“Socially and morally unacceptable”:
Justice A.K. Ganguly, in the case of Revanasiddappa V. Mallikarjun stated that
“With changing social norms of legitimacy in every society, including ours, what was illegitimate in the past may be legitimate today.”
People are slowly becoming more accepting towards live-ins. Many young couples in metro or larger cities are seen to be in a live-in relationship. Although the rate of it may be low, it is not a concept unheard of. In fact, the judiciary on many occasions has validated such relationships and granted recognition and protection in the same.
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Thus, the Apex Court of the country holds such relationships as valid and just; its decision being bound on the high courts. In Indra Sarma V. V.K.V. Sarma (2013), the court observed that live-in or marriage like relationships was neither a crime nor a sin. The choice to marry or not to marry or to have a relationship is purely personal.
The Punjab High Court could not dismiss the protection sought by the couple on mere grounds that it was not in favor of such relations. The judiciary must be free from bias. When the protection was sought by the couple due to threat to their life, the court erred in not safeguarding its citizens.
Another angle to this protection can be seen, when courts grant protection in cases of inter-religious marriages. It is seen that the persons have the right to choose who they marry and live with. Thus even in cases where the marriage is yet to take place, the court has granted protection to such couples.
How is this situation any different? Further, if threat to life is mentioned, there is a possibility of such threat to become an Honor Killing. Surely, no one at any level would like that.
There are various Fundamental Rights granted to citizens through the Constitution of India. Every person is guaranteed the right to life and personal liberty under Article 21. There are various interpretations of the article in a way in which it includes the liberty to choose a life partner, place of residence etc.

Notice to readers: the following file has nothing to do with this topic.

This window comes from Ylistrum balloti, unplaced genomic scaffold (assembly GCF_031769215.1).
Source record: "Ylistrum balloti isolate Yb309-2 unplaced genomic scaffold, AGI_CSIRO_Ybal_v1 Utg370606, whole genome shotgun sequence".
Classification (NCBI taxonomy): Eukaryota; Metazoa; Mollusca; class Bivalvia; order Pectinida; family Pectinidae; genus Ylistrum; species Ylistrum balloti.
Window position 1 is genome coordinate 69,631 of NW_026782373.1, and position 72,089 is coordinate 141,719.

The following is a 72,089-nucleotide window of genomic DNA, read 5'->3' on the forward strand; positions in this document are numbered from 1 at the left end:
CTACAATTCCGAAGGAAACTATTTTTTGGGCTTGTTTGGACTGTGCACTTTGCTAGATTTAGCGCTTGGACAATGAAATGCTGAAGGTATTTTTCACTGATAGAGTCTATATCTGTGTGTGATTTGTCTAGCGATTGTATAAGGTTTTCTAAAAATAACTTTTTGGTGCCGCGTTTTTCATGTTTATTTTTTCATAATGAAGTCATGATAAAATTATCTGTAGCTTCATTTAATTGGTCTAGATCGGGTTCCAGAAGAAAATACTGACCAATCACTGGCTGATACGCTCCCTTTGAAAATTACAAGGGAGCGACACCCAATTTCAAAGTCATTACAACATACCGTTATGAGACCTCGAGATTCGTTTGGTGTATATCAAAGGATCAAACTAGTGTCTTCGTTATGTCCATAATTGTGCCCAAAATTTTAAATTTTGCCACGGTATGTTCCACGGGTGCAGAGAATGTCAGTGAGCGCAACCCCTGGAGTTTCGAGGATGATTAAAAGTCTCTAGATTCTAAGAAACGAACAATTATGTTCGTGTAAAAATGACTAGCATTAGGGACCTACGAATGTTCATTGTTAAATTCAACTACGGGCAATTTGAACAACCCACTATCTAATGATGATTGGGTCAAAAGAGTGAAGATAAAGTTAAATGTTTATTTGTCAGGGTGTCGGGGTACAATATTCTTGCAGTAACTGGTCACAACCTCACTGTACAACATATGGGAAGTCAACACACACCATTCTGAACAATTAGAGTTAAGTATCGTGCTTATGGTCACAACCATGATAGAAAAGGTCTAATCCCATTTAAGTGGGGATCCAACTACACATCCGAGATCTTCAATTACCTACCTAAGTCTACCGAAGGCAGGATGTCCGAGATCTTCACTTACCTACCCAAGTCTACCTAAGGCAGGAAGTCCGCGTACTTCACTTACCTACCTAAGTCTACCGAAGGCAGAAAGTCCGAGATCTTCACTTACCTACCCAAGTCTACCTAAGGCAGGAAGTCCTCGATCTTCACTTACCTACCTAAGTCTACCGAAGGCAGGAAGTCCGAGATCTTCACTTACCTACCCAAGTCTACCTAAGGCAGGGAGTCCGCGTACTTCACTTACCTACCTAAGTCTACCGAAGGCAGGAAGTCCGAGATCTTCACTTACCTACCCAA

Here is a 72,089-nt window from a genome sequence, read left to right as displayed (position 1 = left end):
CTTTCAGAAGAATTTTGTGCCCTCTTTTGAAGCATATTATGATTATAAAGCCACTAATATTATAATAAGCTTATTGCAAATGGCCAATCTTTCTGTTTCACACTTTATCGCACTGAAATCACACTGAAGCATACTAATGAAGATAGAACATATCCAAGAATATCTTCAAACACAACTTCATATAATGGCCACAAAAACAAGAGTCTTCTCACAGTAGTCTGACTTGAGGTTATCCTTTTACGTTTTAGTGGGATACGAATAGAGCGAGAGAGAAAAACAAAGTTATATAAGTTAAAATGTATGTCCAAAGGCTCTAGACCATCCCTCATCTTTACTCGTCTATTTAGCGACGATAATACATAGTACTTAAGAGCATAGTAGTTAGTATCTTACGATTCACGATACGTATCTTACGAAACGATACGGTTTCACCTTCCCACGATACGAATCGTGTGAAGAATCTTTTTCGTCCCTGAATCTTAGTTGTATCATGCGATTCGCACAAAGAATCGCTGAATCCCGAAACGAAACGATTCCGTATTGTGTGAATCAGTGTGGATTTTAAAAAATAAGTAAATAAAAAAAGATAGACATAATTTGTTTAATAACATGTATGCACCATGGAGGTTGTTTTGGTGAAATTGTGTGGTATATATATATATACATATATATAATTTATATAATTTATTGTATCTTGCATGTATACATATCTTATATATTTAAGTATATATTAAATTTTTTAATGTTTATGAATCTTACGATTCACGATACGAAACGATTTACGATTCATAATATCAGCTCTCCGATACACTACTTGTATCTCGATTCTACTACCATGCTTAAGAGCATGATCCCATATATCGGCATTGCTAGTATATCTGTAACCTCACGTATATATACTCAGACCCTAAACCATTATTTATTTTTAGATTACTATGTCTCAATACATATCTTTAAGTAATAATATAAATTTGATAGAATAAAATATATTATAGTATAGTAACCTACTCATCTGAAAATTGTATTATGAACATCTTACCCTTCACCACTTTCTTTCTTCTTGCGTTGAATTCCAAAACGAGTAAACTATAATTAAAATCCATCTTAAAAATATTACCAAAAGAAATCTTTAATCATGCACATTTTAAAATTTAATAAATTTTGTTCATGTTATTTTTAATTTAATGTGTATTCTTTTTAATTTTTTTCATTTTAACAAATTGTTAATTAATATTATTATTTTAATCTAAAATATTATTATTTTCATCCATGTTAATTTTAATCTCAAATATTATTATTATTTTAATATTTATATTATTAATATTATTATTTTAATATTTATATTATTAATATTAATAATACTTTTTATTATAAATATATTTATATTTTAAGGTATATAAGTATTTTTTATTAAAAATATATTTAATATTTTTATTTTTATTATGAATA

In landmark case of S. Khushboo V. Kanniammal, the Apex Court took live-in under the ambit of right to life under Article 21 of the Constitution of India. The Court further held that live-in relationships are permissible and the act of two major living together cannot be considered illegal or unlawful.
The petitioner had asked for protection for life and liberty for her choices, which should have been protected by the court on reasonable grounds. Especially when there are a plethora of judgements in favor of live-ins the High Court had no right to go over the Apex Court to issue such a judgement.
Further, Article 14 talks about the right to equal protection of laws. In the present case, the petitioner was exercising this right, but was refused it on arbitrary reasons.
In the writer’s opinion, the basic principle of binding judgements was lost in this matter. It is clear that all decisions of the Supreme Court are binding on all lower courts. Thus, without giving due consideration to the petition, the court passed a biased decision by dismissing the plea for protection.
Further, in refusal to grant protection to such a couple, the High Court may have worsened the situation for them. It is the job of the judiciary to put the needs of persons in front and give a judgement beyond any biases.
The mere nature of the relationship ought not to be a ground for refusal of security to life and liberty and to the fundamental rights of citizens.
Rajat Rajan Singh
Editor-in Chief at Law Trend
Advocate at Allahabad High Court Lucknow
Written by Sai Kulkarni – Intern